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Micron School of Materials Science and Engineering News

Undergraduate Student Addie Lupercio

Student in the Computational Materials Engineering Lab

Addie Lupercio grew up in Eagle, Idaho and spent a majority of her summers hanging out in Boise or camping in the back country of Idaho. When she first started school at Boise State, Addie was a nursing major but switched to Materials Science and Engineering after a year. Her first chemistry class inspired her interest in Materials Science. The professor for that class was a chemical engineer who talked to her about the benefits of the program and recommended she pursue a degree in this field.

Involvement Creates Opportunities

Addie recognizes that involvement inside and outside the classroom allows her to gain the leadership and problem-solving experience needed in today’s job market. Participating in community service and extra-curricular activities that promote STEM is also a great way for her to focus on time management.  Addie serves as the vice president of the MSE Club where she is responsible for coordinating STEM events in the community such as Aerospace Day and the Engineering and Science Festival.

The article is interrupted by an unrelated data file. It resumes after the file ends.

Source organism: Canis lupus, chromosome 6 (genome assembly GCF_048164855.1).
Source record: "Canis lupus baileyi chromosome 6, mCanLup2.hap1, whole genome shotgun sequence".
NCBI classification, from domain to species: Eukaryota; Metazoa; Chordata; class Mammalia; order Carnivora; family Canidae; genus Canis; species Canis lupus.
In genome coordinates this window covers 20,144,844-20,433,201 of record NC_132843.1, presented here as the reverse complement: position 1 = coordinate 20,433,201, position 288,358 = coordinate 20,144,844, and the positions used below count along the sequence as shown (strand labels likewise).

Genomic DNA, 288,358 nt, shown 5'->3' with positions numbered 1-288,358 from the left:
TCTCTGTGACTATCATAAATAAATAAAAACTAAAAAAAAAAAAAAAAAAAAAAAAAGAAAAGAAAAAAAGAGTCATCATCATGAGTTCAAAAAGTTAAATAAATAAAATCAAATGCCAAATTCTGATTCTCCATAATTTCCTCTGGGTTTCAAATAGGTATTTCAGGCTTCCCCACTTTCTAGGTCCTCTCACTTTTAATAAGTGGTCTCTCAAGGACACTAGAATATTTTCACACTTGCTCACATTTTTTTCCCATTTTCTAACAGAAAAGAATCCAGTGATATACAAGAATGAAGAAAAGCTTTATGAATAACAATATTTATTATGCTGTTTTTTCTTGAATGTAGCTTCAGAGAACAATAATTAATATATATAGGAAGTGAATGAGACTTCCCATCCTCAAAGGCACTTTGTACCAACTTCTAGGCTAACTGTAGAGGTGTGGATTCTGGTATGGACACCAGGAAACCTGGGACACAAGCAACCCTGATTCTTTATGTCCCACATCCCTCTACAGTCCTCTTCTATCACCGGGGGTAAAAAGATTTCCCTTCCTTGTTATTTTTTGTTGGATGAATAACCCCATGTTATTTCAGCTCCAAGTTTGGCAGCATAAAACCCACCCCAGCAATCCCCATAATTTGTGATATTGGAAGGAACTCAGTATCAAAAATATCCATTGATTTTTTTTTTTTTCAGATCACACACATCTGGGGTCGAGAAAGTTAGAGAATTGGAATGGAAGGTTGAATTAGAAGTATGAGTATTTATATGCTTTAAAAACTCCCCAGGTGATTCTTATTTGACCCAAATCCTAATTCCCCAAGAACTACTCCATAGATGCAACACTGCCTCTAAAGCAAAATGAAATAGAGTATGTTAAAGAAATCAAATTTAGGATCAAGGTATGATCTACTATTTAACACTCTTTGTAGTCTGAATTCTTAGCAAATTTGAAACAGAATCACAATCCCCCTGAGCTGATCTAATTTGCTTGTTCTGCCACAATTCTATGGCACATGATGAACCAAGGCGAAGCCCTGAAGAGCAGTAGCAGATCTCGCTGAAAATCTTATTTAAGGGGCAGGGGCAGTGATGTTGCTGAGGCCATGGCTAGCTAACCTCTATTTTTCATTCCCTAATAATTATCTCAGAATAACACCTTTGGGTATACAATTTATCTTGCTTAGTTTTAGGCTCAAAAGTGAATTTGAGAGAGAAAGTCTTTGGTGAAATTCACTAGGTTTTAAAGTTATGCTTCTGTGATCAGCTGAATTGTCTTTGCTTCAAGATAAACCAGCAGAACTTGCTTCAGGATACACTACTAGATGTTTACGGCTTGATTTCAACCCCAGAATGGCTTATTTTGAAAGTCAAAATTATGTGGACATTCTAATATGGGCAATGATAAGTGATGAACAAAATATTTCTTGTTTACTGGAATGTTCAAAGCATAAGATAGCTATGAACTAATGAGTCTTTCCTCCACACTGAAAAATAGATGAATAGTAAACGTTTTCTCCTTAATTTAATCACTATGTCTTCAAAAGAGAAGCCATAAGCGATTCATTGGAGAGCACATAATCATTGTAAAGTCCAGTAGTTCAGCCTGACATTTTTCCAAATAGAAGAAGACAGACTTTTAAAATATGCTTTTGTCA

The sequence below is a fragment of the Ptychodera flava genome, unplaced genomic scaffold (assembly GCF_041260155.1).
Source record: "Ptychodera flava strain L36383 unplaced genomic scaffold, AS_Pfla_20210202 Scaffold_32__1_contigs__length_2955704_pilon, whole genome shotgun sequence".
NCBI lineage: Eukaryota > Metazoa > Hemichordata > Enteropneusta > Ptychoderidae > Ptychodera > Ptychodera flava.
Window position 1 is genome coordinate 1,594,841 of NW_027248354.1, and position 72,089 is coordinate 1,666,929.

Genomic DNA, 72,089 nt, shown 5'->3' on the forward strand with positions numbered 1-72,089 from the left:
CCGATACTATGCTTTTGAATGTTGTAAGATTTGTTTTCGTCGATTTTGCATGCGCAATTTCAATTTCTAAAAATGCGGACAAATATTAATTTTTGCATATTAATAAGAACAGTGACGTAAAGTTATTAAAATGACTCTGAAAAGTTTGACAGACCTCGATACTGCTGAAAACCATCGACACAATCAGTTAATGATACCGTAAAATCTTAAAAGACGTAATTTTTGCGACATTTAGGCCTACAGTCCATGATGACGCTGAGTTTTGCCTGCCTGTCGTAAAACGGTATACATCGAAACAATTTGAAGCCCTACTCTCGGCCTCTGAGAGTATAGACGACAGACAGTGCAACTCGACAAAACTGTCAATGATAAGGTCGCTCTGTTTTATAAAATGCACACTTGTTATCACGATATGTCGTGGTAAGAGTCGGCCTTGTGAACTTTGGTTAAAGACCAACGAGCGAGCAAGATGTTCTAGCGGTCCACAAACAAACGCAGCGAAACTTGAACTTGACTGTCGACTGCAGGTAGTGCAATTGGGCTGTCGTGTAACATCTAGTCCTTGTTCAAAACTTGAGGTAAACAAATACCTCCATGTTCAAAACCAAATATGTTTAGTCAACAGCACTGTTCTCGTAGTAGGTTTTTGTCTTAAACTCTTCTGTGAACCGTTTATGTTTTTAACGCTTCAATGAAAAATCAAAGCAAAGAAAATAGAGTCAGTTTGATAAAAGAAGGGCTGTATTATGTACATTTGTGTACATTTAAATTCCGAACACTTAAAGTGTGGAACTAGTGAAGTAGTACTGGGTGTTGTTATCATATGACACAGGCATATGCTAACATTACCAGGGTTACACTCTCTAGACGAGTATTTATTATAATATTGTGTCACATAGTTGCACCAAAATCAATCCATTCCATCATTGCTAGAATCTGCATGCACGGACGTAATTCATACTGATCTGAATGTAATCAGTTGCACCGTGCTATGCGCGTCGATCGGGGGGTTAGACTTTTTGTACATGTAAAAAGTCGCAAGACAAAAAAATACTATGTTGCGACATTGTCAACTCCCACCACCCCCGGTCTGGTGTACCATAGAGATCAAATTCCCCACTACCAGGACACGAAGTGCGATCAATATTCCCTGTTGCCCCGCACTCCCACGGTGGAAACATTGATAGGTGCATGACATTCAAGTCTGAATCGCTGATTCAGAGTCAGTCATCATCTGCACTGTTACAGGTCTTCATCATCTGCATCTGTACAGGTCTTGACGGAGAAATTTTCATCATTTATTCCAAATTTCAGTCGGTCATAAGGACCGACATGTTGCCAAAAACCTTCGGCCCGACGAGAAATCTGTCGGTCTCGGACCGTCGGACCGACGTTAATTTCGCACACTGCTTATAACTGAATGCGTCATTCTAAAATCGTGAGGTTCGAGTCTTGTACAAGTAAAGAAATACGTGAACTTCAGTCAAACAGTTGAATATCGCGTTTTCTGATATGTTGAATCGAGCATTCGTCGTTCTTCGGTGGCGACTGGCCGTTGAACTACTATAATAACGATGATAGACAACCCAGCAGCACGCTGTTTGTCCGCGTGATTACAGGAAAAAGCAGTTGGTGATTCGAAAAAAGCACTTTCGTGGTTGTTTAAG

She is a member of the Tau Beta Pi engineering honor society and is involved with the Society of Women Engineers. Addie is also the outreach coordinator for the Micro-Gravity Team at Boise State, a NASA sponsored undergraduate research team. In Fall 2016, the Team’s proposal for a tool that NASA could use in micro-gravity was accepted. They are now hard at work building this tool and will test it in the Neutral Buoyancy Lab in Houston later this spring. This project and other outreach opportunities facilitate great educational experiences for students of all ages.

Hands-On Research Experience Creates Knowledge

As a student in the MSMSE undergraduate program, Addie has the opportunity to conduct research in a state-of-the-art materials lab. She is currently conducting research on half-Heusler materials for use as thermoelectric generators. The goal of the project  is to develop wireless sensor nodes for applications in nuclear energy.

Addie helps make the necessary materials and conducts characterization of these materials pre and post-irradiation. When she graduates with her bachelor of science degree, Addie intends to pursue graduate school at Boise State or another university so she can then pursue a career in researching materials for nuclear energy.

Sage Advice Creates a Fun Undergrad Experience

Addie’s biggest recommendation to current and prospective students is to be ready to take advantage of all the resources that the MSMSE program has to offer. Students should do their best to participate in undergraduate research. There are so many opportunities available to help students get started in research and the MSMSE offers a variety of materials-related specialties. Not sure what kind of research is best? The staff and faculty in the MSMSE program are very friendly and helpful so take advantage of the help and guidance they can offer.

 

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